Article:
The rise of Sipah-e-Sahaba, funded generously by Saudi Arabia, was in many ways a game-changer in Pakistan. General Zia’s role in the rise of SSP widened the sectarian divide and provided the momentum for strengthening the Wahhabi variety of Sunni Islam to become the dominant Islamic face within the country. The rise of the Sunni terrorist groups gave them some “political power.” As Tahir Kamran points out in his article on the SSP (The Middle East Institute, Viewpoints: Islamization of Pakistan, 1979–2009): “The local traders and bazaar merchants who had wealth but no political clout extended unequivocal support and funding to sectarian Sunni organizations such as Sipah-e Sahaba and its offshoot Lashkar-e Jhangvi (LJ).”
“¦argument suited both the Pakistani military and its foreign supporters, such as London and Riyadh, which wanted this dispute to continue in order to undermine India and control the weak Pakistani establishment.
“Like most militant struggles,” Kamran says, “the anti-Shi‘a campaign of the SSP thrived on bloodshed. Sectarian killing began with the murders of Ehsan Ellahi Zaheer in 1987 and Tehreek Nifaz-e Fiqh Jafariya Pakistan (TNFJ) leader Allama Arif ul-Husseini in 1988. On February 22, 1990, Haq Nawaz Jhangvi, the SSP’s founder, was killed in a retaliatory bomb attack. Following Haq Nawaz’s death, his successors used the cult of the martyr — around which, ironically, Shi‘a theological discourse is structured — to enhance the SSP’s electoral standing and its renown. Scores of martyrs and ongoing sectarian strife afforded the SSP ‘functional utility’ that contributed immensely to perpetuating its hold.
“The SSP’s rhetoric always had been aggressive,” Kamran continues, “but following Haq Nawaz’s death, its deeds matched its words. In 1996, Lashkar-e-Jhangvi emerged as an armed offshoot of SSP. Militancy not only intimidated Shi‘ites, but also increased the SSP’s electoral support. From the outset, the SSP leadership sought influence in the National Assembly in order to amend the Constitution and create a Sunnification of the Pakistani state.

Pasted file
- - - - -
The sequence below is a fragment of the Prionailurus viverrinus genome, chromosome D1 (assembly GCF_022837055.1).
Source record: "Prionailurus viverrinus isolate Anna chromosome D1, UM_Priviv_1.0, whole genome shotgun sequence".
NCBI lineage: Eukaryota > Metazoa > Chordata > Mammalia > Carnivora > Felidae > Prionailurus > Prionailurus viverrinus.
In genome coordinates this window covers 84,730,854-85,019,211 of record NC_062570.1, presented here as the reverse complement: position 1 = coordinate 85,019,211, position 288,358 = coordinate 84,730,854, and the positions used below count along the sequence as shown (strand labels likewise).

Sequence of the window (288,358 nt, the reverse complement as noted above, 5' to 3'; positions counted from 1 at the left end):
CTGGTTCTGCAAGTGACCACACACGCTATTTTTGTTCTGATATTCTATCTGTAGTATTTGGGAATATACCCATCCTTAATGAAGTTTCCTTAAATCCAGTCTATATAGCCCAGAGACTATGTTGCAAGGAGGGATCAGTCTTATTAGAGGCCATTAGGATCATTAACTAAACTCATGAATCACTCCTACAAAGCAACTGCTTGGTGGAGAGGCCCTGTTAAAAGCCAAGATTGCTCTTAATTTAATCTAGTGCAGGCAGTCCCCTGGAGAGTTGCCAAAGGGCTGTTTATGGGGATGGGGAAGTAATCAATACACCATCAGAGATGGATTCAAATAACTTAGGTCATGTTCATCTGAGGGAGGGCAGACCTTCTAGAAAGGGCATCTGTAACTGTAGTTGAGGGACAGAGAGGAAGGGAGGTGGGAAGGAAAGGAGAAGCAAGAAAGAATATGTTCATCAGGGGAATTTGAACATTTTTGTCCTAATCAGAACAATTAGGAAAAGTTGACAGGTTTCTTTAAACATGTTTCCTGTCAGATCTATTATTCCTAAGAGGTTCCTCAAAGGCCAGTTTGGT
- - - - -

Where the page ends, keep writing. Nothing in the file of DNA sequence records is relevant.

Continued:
“The SSP expanded beyond its roots in sectarian rivalries and biraderi (brotherhood) politics in Jhang. It organized itself remarkably well at the district and tehsil level. According to one estimate, by the time that the SSP was outlawed in January 2002, it controlled 74 district- and 225 tehsil-level units. In addition, the SSP ran 17 foreign branches, in countries that included Saudi Arabia, Bangladesh, Canada, and the U.K. With its 6,000 trained and professional cadres and 100,000 registered workers, the SSP was the best-organized Islamic party in Pakistan after Jamaat-e Islami.
“The SSP’s growing influence was accompanied by an association with violence. While Jhang was the scene of many sectarian killings, they spread to other areas of Punjab and beyond. Although the SSP attempted to distance itself from the activities of its armed offshoot, Lashkar-e Jhangvi, this was never done convincingly. The LJ had links with ‘international terrorist’ movements, which led then-President Pervez Musharraf to ban it and the SSP. The ban merely drove supporters of the SSP and LJ underground.”